A couple of weeks ago, Smarta interviewed Fraser Doherty, the SuperJams founder who started his business at just 14 years old – and we were struck by his level of optimism.
“I think inevitably someone who is starting a business at 14 or 15 is going to have a different outlook on the world than someone who starts a business later in life,” he told us. “Perhaps that naivety and willingness was what made things work in my case, and perhaps there’s an advantage to being young and starting a business.”
It could be this youthful bullishness which explains the results of a survey released earlier this month by entrepreneurs’ support network Shell LiveWIRE, which showed despite conditions imposed by the recession, young entrepreneurs’ confidence has remained unshaken.
The survey found while just 22% of entrepreneurs aged 16-30 said they had become ‘slightly less confident’ about their business, while 17% said they had become ‘a lot more confident’.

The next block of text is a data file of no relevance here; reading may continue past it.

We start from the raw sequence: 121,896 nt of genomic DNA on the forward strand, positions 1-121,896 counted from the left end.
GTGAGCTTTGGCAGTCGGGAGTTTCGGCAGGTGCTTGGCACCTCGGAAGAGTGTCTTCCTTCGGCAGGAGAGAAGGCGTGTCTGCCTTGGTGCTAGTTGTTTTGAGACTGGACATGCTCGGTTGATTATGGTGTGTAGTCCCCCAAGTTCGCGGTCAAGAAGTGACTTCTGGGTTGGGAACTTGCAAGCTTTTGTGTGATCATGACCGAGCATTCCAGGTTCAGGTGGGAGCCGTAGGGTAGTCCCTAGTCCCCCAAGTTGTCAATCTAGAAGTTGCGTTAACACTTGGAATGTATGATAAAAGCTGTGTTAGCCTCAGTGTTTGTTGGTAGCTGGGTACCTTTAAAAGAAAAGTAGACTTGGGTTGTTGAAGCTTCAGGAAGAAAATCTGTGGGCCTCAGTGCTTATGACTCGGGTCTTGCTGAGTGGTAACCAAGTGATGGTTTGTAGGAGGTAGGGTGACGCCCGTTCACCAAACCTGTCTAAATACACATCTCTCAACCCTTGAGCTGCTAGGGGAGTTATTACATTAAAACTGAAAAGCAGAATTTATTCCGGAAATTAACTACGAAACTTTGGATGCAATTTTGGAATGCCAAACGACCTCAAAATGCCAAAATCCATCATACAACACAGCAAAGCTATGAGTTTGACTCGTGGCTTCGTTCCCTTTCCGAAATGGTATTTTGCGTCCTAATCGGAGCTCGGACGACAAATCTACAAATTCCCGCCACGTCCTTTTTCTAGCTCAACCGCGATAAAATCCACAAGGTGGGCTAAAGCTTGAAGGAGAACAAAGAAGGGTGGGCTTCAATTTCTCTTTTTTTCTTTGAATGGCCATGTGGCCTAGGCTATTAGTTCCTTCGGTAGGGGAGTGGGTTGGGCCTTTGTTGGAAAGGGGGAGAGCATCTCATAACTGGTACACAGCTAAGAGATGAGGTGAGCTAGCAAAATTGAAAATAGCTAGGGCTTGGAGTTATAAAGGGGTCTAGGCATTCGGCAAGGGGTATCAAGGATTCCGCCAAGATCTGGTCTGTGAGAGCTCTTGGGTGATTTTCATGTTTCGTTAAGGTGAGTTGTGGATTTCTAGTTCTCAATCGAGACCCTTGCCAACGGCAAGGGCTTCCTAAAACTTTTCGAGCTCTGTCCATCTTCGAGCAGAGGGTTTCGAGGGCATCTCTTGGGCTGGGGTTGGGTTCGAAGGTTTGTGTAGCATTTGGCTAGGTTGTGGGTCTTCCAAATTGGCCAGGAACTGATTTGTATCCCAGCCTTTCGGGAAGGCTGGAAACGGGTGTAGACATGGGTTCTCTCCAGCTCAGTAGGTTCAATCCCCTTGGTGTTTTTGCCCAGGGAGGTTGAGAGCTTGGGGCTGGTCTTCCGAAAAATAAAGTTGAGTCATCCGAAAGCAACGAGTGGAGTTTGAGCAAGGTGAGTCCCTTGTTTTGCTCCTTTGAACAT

More than six in 10 say over the next 12 months, they expect their businesses to improve its performance, while a similar number said they hope to see a growth in demand, increased turnover, and rising profits.
And that confidence is set to be rewarded: yesterday, Shell LiveWIRE announced the 29-strong shortlist for its Young Entrepreneur of the Year Award. The awards reward ‘outstanding’ young entrepreneurs whose businesses are less than 18 months old.
One lucky winner will receive £10,000 to put into their business at a ceremony which will take place at the end of October. Previous winners have included Glasses Direct’s Jamie Murray Wells and Brewdog’s James Watt.
“Youth is wasted on the young,” George Bernard Shaw said – but we’re not so sure. If the optimism of this lot is anything to go by, Smarta suspects they are using their youth very wisely indeed.